Giving Up Your Baby For Adoption? That’s Not What Open Adoption Is About

vulnerableIf you’re pregnant but not ready to parent, you may be thinking about “giving up your baby for adoption.” Or at least that’s how your decision may be described in the media and by other people.

Open adoption isn’t about “giving up your baby.” “Giving up your baby” suggests you’re abandoning your child. But that’s not what you, or the thousands of expectant parents who make the the difficult but loving decision to create an adoption plan each year, are doing. As one mother who chose open adoption recently told me, “people give up soda or smoking…birth mothers PLACE their babies in loving open arms.”

Open adoption is an informed voluntary decision that you and only you can make. It’s about placing your baby’s needs before your own and giving your child the future you want him or her to have. It’s not easy and it shouldn’t be made without thoroughly exploring all of your options first.

However, unlike adoptions in the past, where expectant parents had no say in the decision-making process and never knew what became of their babies or had a chance to explain their decision to them, in open adoption you can take a hands-on role in many of the key decisions both before and after your baby’s placement.

You choose the hopeful adoptive parents

In open adoption, the parents aren’t chosen for you. You choose them yourselves. And there’s no shortage to pick from. You can find hopeful adoptive parents online or through an agency or attorney. If religion is important to you, you can find families who are religious. If you’re looking for a young, athletic couple or a same sex or transracial couple, you can find them, too. If you want your child to grow up with another child, there are plenty of families with children who would love to adopt your baby. Whatever your wishes are, you can find a family that matches your criteria.

You get to know the hopeful adoptive parents

Unlike closed adoptions of the past, open adoption allows you and your child’s adoptive parents to exchange your names and other personal information. You can find out about their interests, their family, their home, their thoughts about parenting and open adoption, and about what kind of relationship they want to have with you as your child grows up. Prior to the placement, you can also speak to them and get answers to any questions you have about them and their plans for the future.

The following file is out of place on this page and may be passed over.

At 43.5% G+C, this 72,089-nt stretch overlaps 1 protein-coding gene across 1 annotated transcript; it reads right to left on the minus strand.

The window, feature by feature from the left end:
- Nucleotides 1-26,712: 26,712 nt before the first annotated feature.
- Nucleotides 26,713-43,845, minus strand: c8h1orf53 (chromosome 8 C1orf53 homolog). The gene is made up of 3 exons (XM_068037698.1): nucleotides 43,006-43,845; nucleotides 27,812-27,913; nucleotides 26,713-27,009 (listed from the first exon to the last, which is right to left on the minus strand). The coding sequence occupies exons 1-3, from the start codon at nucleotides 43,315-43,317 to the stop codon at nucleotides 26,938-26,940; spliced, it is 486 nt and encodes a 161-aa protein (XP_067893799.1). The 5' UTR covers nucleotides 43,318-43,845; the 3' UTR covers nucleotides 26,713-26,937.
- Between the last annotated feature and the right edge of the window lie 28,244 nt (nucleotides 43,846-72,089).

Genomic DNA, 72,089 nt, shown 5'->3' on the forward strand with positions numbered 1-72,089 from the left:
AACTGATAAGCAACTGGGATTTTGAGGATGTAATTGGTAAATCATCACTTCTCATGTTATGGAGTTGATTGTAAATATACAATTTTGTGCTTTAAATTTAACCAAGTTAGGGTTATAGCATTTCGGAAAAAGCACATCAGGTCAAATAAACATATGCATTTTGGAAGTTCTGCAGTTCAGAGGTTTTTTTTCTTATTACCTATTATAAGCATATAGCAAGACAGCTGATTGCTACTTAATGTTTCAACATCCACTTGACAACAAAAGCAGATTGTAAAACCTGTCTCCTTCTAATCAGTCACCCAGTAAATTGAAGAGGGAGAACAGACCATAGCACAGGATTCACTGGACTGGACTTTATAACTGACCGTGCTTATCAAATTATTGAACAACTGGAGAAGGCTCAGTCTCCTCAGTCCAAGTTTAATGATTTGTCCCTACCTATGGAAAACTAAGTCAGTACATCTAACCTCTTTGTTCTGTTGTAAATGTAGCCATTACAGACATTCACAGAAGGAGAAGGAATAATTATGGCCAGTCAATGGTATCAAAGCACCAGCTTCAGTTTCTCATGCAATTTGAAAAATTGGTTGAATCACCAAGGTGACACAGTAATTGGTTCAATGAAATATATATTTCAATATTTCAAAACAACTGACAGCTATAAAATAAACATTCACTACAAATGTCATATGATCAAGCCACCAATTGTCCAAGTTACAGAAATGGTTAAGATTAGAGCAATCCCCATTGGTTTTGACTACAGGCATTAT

You get to meet the hopeful adoptive parents

In addition to receiving identifying information about your baby’s prospective adoptive parents and speaking to them, you can meet them. Nothing will help you finalize your decision more about whether they’re the right family for you than sitting down with them and talking face-to-face. Depending on your wants and needs, you can have them come with you to doctor’s appointments, share the details of your pregnancy with them, and have them meet the rest of your family. It’s just one more way that open adoption allows you to play an active role in the decision-making process and build a solid foundation for your future relationship with your child’s adoptive parents and your child.

You get to choose the hospital plan

If you’re alone and want the hopeful adoptive parents to be with you at the hospital when you deliver, you can invite them to the birth. Some expectant parents like the idea of having the adoptive parents on-site to start the bonding process immediately after the birth of their baby. Others, however, cherish the moments they can spend alone and prefer the adopting parents to give them time and space to say goodbye.  Again, the choice is yours. Whatever you decide, the hopeful parents will follow your lead and treat you with dignity and respect.

You get to have ongoing contact with your baby

Once you place your baby for adoption, it’s not the end of your relationship with your child. It’s the closing of one chapter and the beginning of another. You can get regular updates from the adoptive parents through letters, texts, emails, pictures, phone calls, Skype or even visits. The amount and frequency of the openness is up to you and the adoptive family based on your comfort level. If you want more or less openness, you can always arrange them down the road, depending on what works best for you. In this way, you never have to worry about what became of your child or that your child will resent your decision. Through your ongoing relationship, your child will always know the reasons for the adoption and that your decision was made from love.

In choosing open adoption, you’re not “giving up your baby.” Instead, you’re making a difficult, selfless decision to give your child the life you want him or her to have, full of love and opportunities. As you go through the process, you can have as much or as little input in many of the key decisions such as choosing your child’s parents, speaking and meeting them, and maintaining an ongoing relationship. Far from abandoning their babies, open adoption allows expectant mothers to do what’s best for their children and place them with qualified families that will love and cherish them as much as they do.

What do you think of the expression “giving up your baby?” What’s your take on open adoption? How involved in the decision-making process were you when you placed your baby for adoption? Leave your comments in the section below.